Sr. No. . | Model origin . | Model . | Comments . |
---|---|---|---|

1 | Tiwari (2021) | Oxygen aeration efficiency for hydraulic jump | |

2 | Luxmi et al. (2022) | Oxygen aeration efficiency for gabion weir | |

3 | MLR | Present study | |

4 | MNLR | Present study |

Sr. No. . | Model origin . | Model . | Comments . |
---|---|---|---|

1 | Tiwari (2021) | Oxygen aeration efficiency for hydraulic jump | |

2 | Luxmi et al. (2022) | Oxygen aeration efficiency for gabion weir | |

3 | MLR | Present study | |

4 | MNLR | Present study |

### Gradient boosting machine

*i*is the equities over some test data of size, and

*n*is the amount of data in

*y*.

### NN and DNN

Machine learning includes the NN and the DNN. The NN and the DNN are made up of neurons that resemble those in the nervous system. Neurons are given biases and weights. These neural networks are built to function similarly to how neurons in the human brain do Fischer (1998). A brain neuron works by taking in information and then generating an output utilized by another cell. The NN security training also works on a similar pattern. They stimulate behavior by learning about the collected data and predicting outcomes (Nigrin 1993).

The NN employs a massive number of highly interconnected nodes (neurons) that work to solve specific problems, such as forecast and pattern classification (Bishop 1995). The NN is widely used to solve water resource problems and is a very popular soft computing technique. The NN and DNN include an input, a hidden, and an output layer. Nevertheless, the basic difference between the NN and DNN is that several hidden layers are present, and also several nodes are relatively more in the DNN than NN. In the case of a conventional NN, only one hidden layer is present, but in the DNN, the number of hidden layers is more than one. That is why the DNN is called a deep neural network. In the current study, the NN model was developed using MATLAB software, while the model of the DNN was developed using H_{2}O software. The structures of the NN and the DNN are shown, respectively, in Figure 1(b) and 1(c).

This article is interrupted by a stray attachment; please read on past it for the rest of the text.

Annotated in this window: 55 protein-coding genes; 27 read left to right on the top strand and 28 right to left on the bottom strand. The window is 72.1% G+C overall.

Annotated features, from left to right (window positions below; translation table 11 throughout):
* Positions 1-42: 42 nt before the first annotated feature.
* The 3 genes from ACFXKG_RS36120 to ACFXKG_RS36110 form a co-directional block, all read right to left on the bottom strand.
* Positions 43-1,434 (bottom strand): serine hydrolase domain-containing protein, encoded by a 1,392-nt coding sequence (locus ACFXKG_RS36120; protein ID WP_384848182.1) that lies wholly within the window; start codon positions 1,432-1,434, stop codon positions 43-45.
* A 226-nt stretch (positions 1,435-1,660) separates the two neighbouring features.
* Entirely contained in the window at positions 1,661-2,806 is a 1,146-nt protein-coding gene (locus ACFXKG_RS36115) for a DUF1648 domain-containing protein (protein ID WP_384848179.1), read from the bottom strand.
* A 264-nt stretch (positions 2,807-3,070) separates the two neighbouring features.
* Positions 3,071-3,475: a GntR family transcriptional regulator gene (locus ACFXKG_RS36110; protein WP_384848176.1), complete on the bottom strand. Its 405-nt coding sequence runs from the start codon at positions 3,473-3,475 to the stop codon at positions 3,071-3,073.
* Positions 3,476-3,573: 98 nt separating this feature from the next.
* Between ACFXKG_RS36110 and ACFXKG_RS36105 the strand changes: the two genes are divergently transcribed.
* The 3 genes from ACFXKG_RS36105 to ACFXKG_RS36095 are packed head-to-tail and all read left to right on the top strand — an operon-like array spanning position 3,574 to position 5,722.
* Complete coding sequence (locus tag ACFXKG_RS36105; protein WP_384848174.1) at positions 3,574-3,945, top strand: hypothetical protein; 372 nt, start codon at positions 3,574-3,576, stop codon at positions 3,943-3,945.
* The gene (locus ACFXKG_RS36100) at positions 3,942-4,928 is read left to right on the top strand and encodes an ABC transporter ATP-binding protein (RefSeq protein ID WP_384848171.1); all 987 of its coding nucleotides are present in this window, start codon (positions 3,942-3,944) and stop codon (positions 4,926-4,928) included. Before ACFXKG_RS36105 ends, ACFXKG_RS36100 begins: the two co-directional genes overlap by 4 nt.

### Experimental program

*et al.*2003; Tiwari & Sihag 2020; Tiwari 2021). From the chemical mixing tank, water entered the channel through the headbox containing a screen, which dampened the eddies at the entry of the head box, if any. The water inflow was controlled by a regulator fitted in the pipe, as shown in Figure 2.

The water's temperature was measured manually using a thermometer with an accuracy of 0.5 °C in the range of −10 to 50 °C, and the DO was measured using the Azide-modification methods (Winkler method, Raikar & Kamatagi 2015). Configuration and dimension of the gabion spillway models are shown in Table 1. In an experiment, gabion spillway models with the appropriate fixing arrangement were installed at the downstream end of the channel. Underflow rates ranging from 0.5 to 5.2 L/s were used to test each gabion spillway. The porosity (*n*), Reynolds number (Re), Froude number (Fr), and the ratio of gabion mean sizes to the length of the gabion spillway (*d*_{50}/L) were calculated from the experimental datasets. See Table 2.

### Methodology